Raytheon has developed a new tactical form-factored, imaging LADAR (LAser Detection And Ranging) seeker. In a joint activity with AMRDEC, the seeker was used in a tower test data collection at the Russell Measurement Facility at Redstone Arsenal, Alabama. The seeker collected 3D imagery of fixed structures and vehicles embedded in various clutter backgrounds for use in analysis of computer vision and automatic target recognition techniques. This paper presents a high-level overview of the seeker, a description of the test activities, representative LADAR range and intensity imagery collected during the test, and 3D rendered scenes constructed from the imagery.
The ATLAS (Airborne Terrestrial Applications Sensor) is a 15-channel multispectral scanning imager, currently under development for NASA's Commercial Remote Sensing Program Office. The sensor package utilizes a rotating linescan mirror, and a modified Dall-Kirkham telescope with a 7.5-inch clear aperture and 2.0 mrad ifov. Scan rates are adjustable from 6 - 50 rev/sec, with a total of approximately 73 degree(s). Three spectrometers with grating dispersive elements are used to provide wide spectral coverage. Blackbody sources (hi/lo) and a modified integrating sphere source, built into the scanhead, are employed to provide in-flight radiometric calibration data for quantitative inference of ground scene temperatures and radiance values. In this paper, the overall design of the ATLAS scanner system is reviewed. Results of spectral response, NETD, NER, and MTF calibration measurements are presented for each channel. Additionally, some initial ATLAS flight test data and analysis are described, including SNR, uniformity of TIR data over water, overall image quality and other results.
The ATLAS (Airborne Terrestrial Applications Sensor) system is a 15-channel imager for remote sensing applications currently under development at the NASA Stennis Space Center. This paper describes the optical design of the scan head optics, which include the linescan mirror, Dall-Kirkham telescope, collimator, and three spectrometers. The sensor package has a 7.5-inch entrance aperture with a 2.0 mrad ifov, total field of view of 73 degrees, and scan rates adjustable in the range 6 - 50 rev/sec. Spectral coverage is provided in the visible and near infrared (VIS/NIR, 0.45 - 0.90 micrometers , 6 channels) using three spectrometers. The three spectrometers have a modular design for future applications growth. Design and specifications for the telescope, special dichroics, gratings, imaging lenses and other components for the spectrometers, will be described. Detector arrays for the three spectrometers, and built-in sources for radiometric calibration, will also be discussed. Finally, results of overall ATLAS systems performance analysis on optical throughput, SNR, NETD, etc, will be presented.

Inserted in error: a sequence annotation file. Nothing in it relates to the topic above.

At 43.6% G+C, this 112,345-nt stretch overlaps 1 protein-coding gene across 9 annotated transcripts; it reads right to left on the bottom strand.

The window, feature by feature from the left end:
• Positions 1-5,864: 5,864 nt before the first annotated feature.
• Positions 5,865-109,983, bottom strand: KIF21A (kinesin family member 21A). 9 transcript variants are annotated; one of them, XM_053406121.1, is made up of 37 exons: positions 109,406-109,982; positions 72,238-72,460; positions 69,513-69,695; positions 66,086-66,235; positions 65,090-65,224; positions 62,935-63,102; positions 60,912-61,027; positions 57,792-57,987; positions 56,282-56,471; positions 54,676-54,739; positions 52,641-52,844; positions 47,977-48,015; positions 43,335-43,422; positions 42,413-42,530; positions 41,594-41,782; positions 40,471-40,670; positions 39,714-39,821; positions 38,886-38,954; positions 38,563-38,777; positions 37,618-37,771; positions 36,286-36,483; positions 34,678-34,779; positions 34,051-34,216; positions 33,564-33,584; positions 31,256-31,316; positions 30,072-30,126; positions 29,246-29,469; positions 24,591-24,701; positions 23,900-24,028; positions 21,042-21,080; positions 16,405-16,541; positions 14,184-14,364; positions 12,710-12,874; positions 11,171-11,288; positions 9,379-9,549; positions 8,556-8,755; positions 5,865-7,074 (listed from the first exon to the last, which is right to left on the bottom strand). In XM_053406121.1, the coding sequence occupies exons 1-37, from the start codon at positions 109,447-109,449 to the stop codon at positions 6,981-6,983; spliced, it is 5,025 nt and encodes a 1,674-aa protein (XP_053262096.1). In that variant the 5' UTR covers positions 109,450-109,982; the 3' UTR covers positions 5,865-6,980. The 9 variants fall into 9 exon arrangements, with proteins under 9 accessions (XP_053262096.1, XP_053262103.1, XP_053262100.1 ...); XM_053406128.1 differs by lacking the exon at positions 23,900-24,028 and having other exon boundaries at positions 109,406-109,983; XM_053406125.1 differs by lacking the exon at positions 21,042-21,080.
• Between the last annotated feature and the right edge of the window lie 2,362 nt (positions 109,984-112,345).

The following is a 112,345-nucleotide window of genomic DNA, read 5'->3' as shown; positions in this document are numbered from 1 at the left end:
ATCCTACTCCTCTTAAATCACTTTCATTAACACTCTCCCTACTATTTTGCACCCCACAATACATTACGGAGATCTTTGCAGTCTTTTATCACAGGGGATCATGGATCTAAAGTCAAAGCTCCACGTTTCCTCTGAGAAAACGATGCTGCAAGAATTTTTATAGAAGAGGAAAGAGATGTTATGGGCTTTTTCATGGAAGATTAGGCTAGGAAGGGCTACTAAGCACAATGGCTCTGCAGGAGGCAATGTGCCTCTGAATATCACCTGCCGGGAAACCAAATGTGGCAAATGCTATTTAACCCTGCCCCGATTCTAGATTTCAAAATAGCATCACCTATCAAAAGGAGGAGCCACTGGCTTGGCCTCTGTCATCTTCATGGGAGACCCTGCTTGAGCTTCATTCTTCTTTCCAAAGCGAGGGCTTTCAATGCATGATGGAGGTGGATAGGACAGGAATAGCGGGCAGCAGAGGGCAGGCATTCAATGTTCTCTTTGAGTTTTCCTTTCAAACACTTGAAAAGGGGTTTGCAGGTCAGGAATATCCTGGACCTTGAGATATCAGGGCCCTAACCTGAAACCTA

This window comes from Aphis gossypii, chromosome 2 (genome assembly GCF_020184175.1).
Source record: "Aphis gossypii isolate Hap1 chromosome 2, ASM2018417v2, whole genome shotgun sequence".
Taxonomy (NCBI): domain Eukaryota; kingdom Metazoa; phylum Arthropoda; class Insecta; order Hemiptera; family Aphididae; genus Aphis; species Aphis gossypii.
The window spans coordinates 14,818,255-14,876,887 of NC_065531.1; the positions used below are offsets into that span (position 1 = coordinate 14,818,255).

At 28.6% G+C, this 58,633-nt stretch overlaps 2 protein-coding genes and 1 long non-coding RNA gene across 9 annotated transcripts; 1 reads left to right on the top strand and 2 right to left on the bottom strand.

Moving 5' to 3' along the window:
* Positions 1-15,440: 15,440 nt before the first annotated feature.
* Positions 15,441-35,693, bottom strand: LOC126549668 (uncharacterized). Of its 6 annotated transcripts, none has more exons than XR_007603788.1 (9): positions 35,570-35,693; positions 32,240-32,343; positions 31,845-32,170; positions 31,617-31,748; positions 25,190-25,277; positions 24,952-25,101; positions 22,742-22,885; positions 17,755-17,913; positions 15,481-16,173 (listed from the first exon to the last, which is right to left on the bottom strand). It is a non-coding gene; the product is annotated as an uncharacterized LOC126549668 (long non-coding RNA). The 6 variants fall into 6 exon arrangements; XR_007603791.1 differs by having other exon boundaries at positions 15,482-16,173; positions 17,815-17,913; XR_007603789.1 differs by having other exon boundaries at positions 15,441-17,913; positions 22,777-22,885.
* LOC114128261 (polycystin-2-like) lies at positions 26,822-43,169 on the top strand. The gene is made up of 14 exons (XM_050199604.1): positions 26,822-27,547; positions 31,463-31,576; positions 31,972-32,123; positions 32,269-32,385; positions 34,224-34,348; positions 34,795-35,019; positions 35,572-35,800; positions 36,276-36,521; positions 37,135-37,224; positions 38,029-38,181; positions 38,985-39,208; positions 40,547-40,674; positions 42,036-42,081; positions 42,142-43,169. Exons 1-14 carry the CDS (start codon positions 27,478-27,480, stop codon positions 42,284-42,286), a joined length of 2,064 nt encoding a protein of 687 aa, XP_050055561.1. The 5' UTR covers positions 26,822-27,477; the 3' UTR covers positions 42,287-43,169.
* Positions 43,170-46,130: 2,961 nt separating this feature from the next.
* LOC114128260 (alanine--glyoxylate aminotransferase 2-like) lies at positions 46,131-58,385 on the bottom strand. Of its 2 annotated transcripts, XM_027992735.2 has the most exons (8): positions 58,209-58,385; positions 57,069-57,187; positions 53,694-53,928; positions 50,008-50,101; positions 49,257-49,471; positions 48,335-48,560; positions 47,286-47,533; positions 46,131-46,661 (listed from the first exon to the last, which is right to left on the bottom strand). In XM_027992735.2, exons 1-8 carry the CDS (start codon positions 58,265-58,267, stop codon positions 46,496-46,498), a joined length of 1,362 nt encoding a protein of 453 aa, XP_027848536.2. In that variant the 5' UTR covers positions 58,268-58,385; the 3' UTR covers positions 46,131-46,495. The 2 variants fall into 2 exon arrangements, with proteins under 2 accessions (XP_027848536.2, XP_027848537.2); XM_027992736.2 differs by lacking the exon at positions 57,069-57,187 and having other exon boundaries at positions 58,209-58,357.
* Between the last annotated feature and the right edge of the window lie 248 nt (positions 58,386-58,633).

Funded by NASA's Office of Commercial Programs, the ATLAS (Airborne Terrestrial Applications Sensor) is a 15-channel multispectral imager for remote sensing applications under development at the Stennis Space Center (MS). This paper describes the overall ATLAS system design, functional sub-systems, and projected sensor performance characteristics (SNR, NETD, etc). In order to satisfy a variety of applications, both wide spectral coverage (0.45 - 12.2 micrometers ), as well as variable spatial resolution (2 - 25 m), are provided. The optics train includes a linescan mirror, Dall-Kirkham telescope, and three spectrometers. The ATLAS sensor package has a 7.5-inch entrance aperture, 2.0 mrad ifov, total field of view of 73 degree(s), and scan rates of 6 - 50 rev/sec. The spectrometer channels are divided as follows: VIS/NIR, 6 channels: 0.45 - 0.90 micrometers ; SWIR/MWIR, 3 channels: 1.55 - 4.20 micrometers ; and TIR, 6 channels: 8.2 - 12.2 micrometers . The ATLAS system combines the functionality of the TIMS (Thermal Infrared Multispectral Scanner) and the CAMS (Calibrated Airborne Multispectral Scanner), currently deployed, calibrated, and maintained by the Advanced Sensor Development Laboratory at Stennis Space Center. The major optical sub- systems, radiometric calibration sources, signal conditioning electronics, and other functions, will be described. ATLAS system specifications will also be presented.